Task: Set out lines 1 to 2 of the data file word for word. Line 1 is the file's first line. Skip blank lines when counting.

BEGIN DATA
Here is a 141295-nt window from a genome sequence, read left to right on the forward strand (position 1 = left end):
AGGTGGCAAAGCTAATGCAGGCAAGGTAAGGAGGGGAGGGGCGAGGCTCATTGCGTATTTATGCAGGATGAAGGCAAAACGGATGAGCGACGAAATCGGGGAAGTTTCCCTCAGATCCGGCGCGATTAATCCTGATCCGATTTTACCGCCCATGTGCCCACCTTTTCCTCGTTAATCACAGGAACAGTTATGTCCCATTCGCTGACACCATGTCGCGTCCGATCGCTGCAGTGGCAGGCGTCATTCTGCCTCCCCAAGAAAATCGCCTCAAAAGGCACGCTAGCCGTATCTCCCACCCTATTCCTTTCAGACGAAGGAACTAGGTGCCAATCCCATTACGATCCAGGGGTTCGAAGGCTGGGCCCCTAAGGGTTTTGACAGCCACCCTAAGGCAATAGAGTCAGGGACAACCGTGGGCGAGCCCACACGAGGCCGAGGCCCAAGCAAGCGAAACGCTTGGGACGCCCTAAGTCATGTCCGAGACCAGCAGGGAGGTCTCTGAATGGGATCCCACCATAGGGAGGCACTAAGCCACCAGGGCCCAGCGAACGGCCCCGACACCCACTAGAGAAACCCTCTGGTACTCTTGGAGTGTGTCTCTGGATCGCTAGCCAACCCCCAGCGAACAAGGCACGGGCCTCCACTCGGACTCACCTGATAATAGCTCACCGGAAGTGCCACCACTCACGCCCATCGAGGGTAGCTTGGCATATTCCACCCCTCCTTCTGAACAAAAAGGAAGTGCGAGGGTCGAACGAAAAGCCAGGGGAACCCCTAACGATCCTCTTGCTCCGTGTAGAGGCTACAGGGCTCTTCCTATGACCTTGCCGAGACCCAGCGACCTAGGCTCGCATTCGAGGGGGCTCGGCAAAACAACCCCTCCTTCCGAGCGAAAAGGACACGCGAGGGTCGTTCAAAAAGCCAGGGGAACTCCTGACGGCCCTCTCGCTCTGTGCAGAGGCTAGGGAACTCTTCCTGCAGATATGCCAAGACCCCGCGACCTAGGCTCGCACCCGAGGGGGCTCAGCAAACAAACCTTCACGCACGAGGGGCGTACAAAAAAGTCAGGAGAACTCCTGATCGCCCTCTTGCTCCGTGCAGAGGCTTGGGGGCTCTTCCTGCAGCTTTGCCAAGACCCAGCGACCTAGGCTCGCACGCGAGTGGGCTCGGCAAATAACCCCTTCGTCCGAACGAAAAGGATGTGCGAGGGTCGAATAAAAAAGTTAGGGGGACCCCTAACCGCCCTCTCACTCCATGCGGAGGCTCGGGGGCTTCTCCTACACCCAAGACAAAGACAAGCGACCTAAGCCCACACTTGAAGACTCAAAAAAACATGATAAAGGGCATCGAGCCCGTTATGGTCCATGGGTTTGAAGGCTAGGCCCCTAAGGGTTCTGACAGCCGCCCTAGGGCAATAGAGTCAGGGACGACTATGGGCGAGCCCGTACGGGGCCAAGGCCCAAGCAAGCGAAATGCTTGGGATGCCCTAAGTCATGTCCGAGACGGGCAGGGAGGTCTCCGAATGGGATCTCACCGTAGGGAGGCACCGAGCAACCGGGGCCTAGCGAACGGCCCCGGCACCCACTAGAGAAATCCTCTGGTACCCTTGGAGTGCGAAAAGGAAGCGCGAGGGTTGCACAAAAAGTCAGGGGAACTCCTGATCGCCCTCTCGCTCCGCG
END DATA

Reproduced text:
Here is a 141295-nt window from a genome sequence, read left to right on the forward strand (position 1 = left end):
AGGTGGCAAAGCTAATGCAGGCAAGGTAAGGAGGGGAGGGGCGAGGCTCATTGCGTATTTATGCAGGATGAAGGCAAAACGGATGAGCGACGAAATCGGGGAAGTTTCCCTCAGATCCGGCGCGATTAATCCTGATCCGATTTTACCGCCCATGTGCCCACCTTTTCCTCGTTAATCACAGGAACAGTTATGTCCCATTCGCTGACACCATGTCGCGTCCGATCGCTGCAGTGGCAGGCGTCATTCTGCCTCCCCAAGAAAATCGCCTCAAAAGGCACGCTAGCCGTATCTCCCACCCTATTCCTTTCAGACGAAGGAACTAGGTGCCAATCCCATTACGATCCAGGGGTTCGAAGGCTGGGCCCCTAAGGGTTTTGACAGCCACCCTAAGGCAATAGAGTCAGGGACAACCGTGGGCGAGCCCACACGAGGCCGAGGCCCAAGCAAGCGAAACGCTTGGGACGCCCTAAGTCATGTCCGAGACCAGCAGGGAGGTCTCTGAATGGGATCCCACCATAGGGAGGCACTAAGCCACCAGGGCCCAGCGAACGGCCCCGACACCCACTAGAGAAACCCTCTGGTACTCTTGGAGTGTGTCTCTGGATCGCTAGCCAACCCCCAGCGAACAAGGCACGGGCCTCCACTCGGACTCACCTGATAATAGCTCACCGGAAGTGCCACCACTCACGCCCATCGAGGGTAGCTTGGCATATTCCACCCCTCCTTCTGAACAAAAAGGAAGTGCGAGGGTCGAACGAAAAGCCAGGGGAACCCCTAACGATCCTCTTGCTCCGTGTAGAGGCTACAGGGCTCTTCCTATGACCTTGCCGAGACCCAGCGACCTAGGCTCGCATTCGAGGGGGCTCGGCAAAACAACCCCTCCTTCCGAGCGAAAAGGACACGCGAGGGTCGTTCAAAAAGCCAGGGGAACTCCTGACGGCCCTCTCGCTCTGTGCAGAGGCTAGGGAACTCTTCCTGCAGATATGCCAAGACCCCGCGACCTAGGCTCGCACCCGAGGGGGCTCAGCAAACAAACCTTCACGCACGAGGGGCGTACAAAAAAGTCAGGAGAACTCCTGATCGCCCTCTTGCTCCGTGCAGAGGCTTGGGGGCTCTTCCTGCAGCTTTGCCAAGACCCAGCGACCTAGGCTCGCACGCGAGTGGGCTCGGCAAATAACCCCTTCGTCCGAACGAAAAGGATGTGCGAGGGTCGAATAAAAAAGTTAGGGGGACCCCTAACCGCCCTCTCACTCCATGCGGAGGCTCGGGGGCTTCTCCTACACCCAAGACAAAGACAAGCGACCTAAGCCCACACTTGAAGACTCAAAAAAACATGATAAAGGGCATCGAGCCCGTTATGGTCCATGGGTTTGAAGGCTAGGCCCCTAAGGGTTCTGACAGCCGCCCTAGGGCAATAGAGTCAGGGACGACTATGGGCGAGCCCGTACGGGGCCAAGGCCCAAGCAAGCGAAATGCTTGGGATGCCCTAAGTCATGTCCGAGACGGGCAGGGAGGTCTCCGAATGGGATCTCACCGTAGGGAGGCACCGAGCAACCGGGGCCTAGCGAACGGCCCCGGCACCCACTAGAGAAATCCTCTGGTACCCTTGGAGTGCGAAAAGGAAGCGCGAGGGTTGCACAAAAAGTCAGGGGAACTCCTGATCGCCCTCTCGCTCCGCG